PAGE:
Join us on Friday, September 30th, at 6 PM for the long overdue re-release of Debra Magpie Earling's novel, Perma Red.
Bold, passionate, and more urgent than ever, Debra Magpie Earling's powerful classic novel is reborn in this new edition.
On the Flathead Indian Reservation, summer is ending, and Louise White Elk is determined to forge her own path. Raised by her Grandmother Magpie after the death of her mother, Louise and her younger sister have grown up into the harsh social and physical landscape of western Montana in the 1940s, where Native people endure boarding schools and life far from home. As she approaches adulthood, Louise hopes to create an independent life for herself and an improved future for her family--but three persistent men have other plans.
Since childhood, Louise has been pursued by Baptiste Yellow Knife, feared not only for his rough-and-tumble ways, but also for the preternatural gifts of his bloodline. Baptiste's rival is his cousin, Charlie Kicking Woman: a man caught between worlds, torn between his duty as a tribal officer and his fascination with Louise. And then there is Harvey Stoner. The white real estate mogul can offer Louise her wildest dreams of freedom, but at what cost?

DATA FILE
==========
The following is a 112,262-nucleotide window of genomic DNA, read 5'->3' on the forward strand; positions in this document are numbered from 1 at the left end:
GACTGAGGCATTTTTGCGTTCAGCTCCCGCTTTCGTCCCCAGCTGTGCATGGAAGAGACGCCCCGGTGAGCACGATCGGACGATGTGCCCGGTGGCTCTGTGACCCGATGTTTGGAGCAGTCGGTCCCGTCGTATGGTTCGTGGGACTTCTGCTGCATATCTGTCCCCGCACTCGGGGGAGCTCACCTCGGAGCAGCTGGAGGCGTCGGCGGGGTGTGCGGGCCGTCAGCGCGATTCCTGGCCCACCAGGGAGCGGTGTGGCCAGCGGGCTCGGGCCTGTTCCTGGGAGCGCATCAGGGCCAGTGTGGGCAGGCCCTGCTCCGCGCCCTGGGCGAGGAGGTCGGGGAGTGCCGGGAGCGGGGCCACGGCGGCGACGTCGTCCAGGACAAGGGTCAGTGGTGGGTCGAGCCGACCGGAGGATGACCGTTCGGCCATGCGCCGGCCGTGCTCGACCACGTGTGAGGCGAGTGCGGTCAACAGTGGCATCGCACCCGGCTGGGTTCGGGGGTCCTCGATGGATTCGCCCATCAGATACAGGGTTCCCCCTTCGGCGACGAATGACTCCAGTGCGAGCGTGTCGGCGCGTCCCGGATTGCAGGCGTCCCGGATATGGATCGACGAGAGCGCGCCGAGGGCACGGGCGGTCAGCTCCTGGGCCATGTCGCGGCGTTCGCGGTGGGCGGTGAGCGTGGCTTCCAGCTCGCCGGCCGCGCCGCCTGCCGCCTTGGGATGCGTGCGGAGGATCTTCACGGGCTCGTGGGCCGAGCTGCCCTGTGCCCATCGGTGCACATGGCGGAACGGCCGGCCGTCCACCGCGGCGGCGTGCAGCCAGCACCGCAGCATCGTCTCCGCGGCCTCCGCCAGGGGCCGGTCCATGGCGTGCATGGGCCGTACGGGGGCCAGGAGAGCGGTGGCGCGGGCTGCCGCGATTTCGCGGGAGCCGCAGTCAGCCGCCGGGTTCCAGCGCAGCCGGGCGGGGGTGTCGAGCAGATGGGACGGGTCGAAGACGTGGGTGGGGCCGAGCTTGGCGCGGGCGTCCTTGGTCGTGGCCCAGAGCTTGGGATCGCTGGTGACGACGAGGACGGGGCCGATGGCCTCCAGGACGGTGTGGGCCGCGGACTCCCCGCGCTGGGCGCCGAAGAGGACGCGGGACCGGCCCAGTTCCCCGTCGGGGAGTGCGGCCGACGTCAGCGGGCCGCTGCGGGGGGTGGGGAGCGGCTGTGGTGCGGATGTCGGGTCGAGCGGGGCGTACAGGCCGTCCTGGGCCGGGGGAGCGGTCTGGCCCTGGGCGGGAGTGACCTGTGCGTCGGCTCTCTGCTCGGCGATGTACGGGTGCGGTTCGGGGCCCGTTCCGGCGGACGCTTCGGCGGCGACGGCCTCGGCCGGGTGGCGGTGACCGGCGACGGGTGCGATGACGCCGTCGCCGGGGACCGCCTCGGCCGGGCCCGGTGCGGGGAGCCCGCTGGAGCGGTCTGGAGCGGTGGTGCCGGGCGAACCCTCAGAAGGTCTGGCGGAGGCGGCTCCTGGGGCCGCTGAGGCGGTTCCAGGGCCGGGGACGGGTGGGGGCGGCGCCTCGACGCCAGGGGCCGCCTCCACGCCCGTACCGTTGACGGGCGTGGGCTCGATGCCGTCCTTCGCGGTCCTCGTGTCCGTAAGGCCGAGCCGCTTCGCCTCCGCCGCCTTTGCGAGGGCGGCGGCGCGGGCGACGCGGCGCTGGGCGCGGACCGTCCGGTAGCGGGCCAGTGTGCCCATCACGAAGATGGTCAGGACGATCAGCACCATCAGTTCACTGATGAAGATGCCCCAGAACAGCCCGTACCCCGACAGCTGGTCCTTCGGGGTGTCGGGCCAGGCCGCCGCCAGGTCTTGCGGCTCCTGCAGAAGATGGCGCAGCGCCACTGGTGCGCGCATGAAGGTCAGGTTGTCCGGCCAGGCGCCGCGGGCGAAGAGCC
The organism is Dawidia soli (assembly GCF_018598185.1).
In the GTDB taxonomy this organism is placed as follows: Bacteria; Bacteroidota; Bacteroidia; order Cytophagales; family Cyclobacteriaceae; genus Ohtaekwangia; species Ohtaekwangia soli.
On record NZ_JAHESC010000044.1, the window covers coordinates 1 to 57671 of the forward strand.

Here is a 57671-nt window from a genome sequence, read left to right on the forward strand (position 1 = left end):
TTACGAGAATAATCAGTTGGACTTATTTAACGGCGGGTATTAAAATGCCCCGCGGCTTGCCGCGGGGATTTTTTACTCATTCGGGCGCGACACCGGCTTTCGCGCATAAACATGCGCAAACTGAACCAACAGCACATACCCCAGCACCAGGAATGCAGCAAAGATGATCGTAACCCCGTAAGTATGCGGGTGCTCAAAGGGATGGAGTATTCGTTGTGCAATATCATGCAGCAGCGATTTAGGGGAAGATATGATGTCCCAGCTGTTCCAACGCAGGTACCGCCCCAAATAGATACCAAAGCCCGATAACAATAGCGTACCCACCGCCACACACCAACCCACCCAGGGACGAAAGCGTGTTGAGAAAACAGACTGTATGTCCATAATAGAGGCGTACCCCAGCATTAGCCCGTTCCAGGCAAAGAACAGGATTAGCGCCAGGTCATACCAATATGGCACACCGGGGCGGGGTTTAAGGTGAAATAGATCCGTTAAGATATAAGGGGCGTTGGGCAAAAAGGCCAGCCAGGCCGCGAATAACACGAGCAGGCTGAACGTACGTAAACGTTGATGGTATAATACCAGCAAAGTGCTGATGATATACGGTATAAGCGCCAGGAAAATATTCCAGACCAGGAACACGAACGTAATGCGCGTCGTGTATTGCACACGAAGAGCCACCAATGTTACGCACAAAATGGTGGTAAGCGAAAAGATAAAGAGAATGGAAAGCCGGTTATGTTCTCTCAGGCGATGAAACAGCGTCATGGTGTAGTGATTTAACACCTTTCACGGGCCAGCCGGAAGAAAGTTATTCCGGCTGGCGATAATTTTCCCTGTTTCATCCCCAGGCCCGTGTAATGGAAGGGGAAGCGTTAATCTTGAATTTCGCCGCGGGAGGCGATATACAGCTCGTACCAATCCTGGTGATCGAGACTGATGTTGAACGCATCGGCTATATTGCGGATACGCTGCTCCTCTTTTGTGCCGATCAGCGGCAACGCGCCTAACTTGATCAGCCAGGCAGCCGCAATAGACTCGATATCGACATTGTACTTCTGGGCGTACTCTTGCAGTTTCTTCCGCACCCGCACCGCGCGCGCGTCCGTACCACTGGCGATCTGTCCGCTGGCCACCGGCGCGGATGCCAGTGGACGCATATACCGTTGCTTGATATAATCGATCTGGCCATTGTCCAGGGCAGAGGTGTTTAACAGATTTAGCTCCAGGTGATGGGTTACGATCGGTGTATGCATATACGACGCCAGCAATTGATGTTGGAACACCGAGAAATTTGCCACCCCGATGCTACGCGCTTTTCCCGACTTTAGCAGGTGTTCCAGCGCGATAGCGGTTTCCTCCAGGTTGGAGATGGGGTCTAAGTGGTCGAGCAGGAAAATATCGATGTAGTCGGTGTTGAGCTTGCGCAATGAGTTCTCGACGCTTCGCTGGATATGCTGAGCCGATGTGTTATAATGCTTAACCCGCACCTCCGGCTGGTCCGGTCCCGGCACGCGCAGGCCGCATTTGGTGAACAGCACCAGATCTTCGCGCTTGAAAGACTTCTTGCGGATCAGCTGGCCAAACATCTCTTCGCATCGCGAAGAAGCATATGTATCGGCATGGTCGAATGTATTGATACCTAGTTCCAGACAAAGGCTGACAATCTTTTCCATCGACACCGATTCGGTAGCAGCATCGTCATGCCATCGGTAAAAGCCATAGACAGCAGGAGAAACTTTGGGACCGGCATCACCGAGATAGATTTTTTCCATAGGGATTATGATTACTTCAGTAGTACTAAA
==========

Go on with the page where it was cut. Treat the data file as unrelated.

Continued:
As tensions mount, Louise finds herself trying to outrun the bitter clutches of winter and the will of powerful men, facing choices that will alter her life--and end another's--forever.
About the author: Debra Magpie Earling is a member of the Confederated Salish and Kootenai Tribes of Montana. She is Bitterroot Salish. Her novel Perma Red (Putnam, 2002) won the Western Writers Association Spur Award, WWA’s Medicine Pipe Bearer Award for Best First Novel, a WILLA Literary Award and the American Book Award. It is now being re-released by Milkweed Editions. The Lost Journals of Sacajewea (Koch editions, 2010), a collaboration with photographer Peter Rutledge Koch, re-invents the life of Sacajewea. The Lost Journals of Sacajewea has recently been enlarged as a novel and will be published by Milkweed Editions in the spring of 2023. Earling's publications also include stories in The Last Best Place: A Montana Anthology; Talking Leaves: Contemporary Native American Short Stories; The Best of Montana Fiction; Hearth: A Global Conversation on Identity, Community, and Place, and numerous essays. She is the recipient of a Guggenheim Fellowship, and an NEA. In 2019, Perma Red was voted Montana’s Best Loved Novel through “The Great Montana Read” program, headed by PBS and Montana Public Radio.
Books will be available at the event!